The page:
This presumes that the difference is made by the use of CF alone. The A359 is also made from CF, the A330-800neo is mostly not. But that frame is virtually fully matured and I can't see the maintenance costs of the fuselage being that much different. My take on that is that it is more speculative than that is a deal maker or breaker.


Doesn't anyone remember one of the ideas behind the barrel roll was lower maintenance. Again, I don't remember the "link" but airlines are starting to see the benefits behind lower mx costs on the accounts sheet. Is it because of the CF only , probably not, but the cost savings are real.

Will A350's CF panel approach yield savings, yes. But I am talking about the 787, and it beginning to live up to "some" of the hype.
Last edited by william on Thu Feb 22, 2018 3:30 pm, edited 1 time in total.
 
godsbeloved
Posts: 65
Joined: Sun Jan 15, 2017 11:32 pm

Re: A330-800 out, B787-9 in at Hawaiian? -Leeham

Thu Feb 22, 2018 3:32 pm

Savings on maintenance are real. Non flying dreamliners require extremely low amounts of maintenance. The costs are so low that airlines can now afford to fly leased A330's and A340's instead...
  • 1
  • 4
  • 5
  • 6
  • 7
  • 8
  • 17

Popular Searches On Airliners.net

Top Photos of Last:   24 Hours  •  48 Hours  •  7 Days  •  30 Days  •  180 Days  •  365 Days  •  All Time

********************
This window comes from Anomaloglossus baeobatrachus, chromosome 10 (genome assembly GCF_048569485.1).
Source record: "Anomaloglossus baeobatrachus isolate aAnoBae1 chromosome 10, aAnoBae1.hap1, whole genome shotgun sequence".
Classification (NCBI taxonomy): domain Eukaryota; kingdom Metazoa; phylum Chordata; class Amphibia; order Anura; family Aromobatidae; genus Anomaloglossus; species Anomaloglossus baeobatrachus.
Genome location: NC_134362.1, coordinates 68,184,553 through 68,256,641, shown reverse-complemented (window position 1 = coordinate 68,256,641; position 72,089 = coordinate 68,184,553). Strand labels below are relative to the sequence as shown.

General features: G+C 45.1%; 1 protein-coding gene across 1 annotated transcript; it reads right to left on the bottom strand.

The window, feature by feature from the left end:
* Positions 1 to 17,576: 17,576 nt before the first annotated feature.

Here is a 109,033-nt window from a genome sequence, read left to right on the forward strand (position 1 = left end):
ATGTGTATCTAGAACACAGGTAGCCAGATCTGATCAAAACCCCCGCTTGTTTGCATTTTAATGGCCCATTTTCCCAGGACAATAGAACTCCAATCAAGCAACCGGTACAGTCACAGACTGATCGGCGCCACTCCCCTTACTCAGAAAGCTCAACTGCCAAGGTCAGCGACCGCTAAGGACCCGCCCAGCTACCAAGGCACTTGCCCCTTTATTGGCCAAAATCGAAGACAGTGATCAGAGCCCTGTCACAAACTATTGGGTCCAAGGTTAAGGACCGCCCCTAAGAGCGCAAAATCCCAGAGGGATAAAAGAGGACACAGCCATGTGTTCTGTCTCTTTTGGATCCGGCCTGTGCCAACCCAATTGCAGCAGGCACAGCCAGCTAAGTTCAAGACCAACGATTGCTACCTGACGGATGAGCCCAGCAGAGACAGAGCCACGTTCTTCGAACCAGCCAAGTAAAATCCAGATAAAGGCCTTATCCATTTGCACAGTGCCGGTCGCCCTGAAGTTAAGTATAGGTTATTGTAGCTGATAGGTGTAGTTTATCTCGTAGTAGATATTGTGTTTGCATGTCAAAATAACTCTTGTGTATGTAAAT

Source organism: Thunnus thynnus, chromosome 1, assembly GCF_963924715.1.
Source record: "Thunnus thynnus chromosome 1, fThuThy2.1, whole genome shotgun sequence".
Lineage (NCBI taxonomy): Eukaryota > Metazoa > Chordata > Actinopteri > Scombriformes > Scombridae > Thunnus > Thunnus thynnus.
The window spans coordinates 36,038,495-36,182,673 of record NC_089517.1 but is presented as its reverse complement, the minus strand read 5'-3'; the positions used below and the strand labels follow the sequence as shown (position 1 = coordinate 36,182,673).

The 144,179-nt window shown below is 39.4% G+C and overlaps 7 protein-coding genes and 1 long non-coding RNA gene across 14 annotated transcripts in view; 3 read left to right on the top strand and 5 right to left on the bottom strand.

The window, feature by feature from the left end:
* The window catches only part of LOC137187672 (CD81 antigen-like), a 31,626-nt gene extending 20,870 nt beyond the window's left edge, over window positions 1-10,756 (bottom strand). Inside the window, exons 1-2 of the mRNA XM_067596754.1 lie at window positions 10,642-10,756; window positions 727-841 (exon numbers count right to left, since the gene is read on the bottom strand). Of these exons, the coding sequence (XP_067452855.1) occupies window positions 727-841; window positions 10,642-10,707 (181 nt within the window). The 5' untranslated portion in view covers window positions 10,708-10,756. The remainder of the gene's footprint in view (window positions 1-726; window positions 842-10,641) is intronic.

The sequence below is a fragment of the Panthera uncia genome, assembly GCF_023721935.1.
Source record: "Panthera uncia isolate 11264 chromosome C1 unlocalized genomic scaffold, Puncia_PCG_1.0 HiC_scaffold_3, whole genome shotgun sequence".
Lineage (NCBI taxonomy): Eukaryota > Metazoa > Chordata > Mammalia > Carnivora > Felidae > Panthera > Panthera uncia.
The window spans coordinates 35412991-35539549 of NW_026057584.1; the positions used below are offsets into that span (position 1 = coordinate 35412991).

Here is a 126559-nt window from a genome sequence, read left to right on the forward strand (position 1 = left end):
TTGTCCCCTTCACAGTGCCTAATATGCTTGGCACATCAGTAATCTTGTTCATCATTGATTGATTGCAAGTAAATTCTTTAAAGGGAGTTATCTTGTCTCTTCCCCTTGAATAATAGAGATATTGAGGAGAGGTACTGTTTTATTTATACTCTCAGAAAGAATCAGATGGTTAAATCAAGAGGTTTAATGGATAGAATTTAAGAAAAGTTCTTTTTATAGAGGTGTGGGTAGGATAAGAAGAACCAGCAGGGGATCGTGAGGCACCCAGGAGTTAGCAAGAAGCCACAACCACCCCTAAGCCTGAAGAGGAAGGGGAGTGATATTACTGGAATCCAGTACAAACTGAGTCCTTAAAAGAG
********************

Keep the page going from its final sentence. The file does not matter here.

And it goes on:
Military Aircraft Every type from fighters to helicopters from air forces around the globe

Classic Airliners Props and jets from the good old days

Flight Decks Views from inside the cockpit

Aircraft Cabins Passenger cabin shots showing seat arrangements as well as cargo aircraft interior

Cargo Aircraft Pictures of great freighter aircraft

Government Aircraft Aircraft flying government officials

Helicopters Our large helicopter section. Both military and civil versions

Blimps / Airships Everything from the Goodyear blimp to the Zeppelin

Night Photos Beautiful shots taken while the sun is below the horizon

Accidents Accident, incident and crash related photos

Air to Air Photos taken by airborne photographers of airborne aircraft

Special Paint Schemes Aircraft painted in beautiful and original liveries

Airport Overviews Airport overviews from the air or ground

Tails and Winglets Tail and Winglet closeups with beautiful airline logos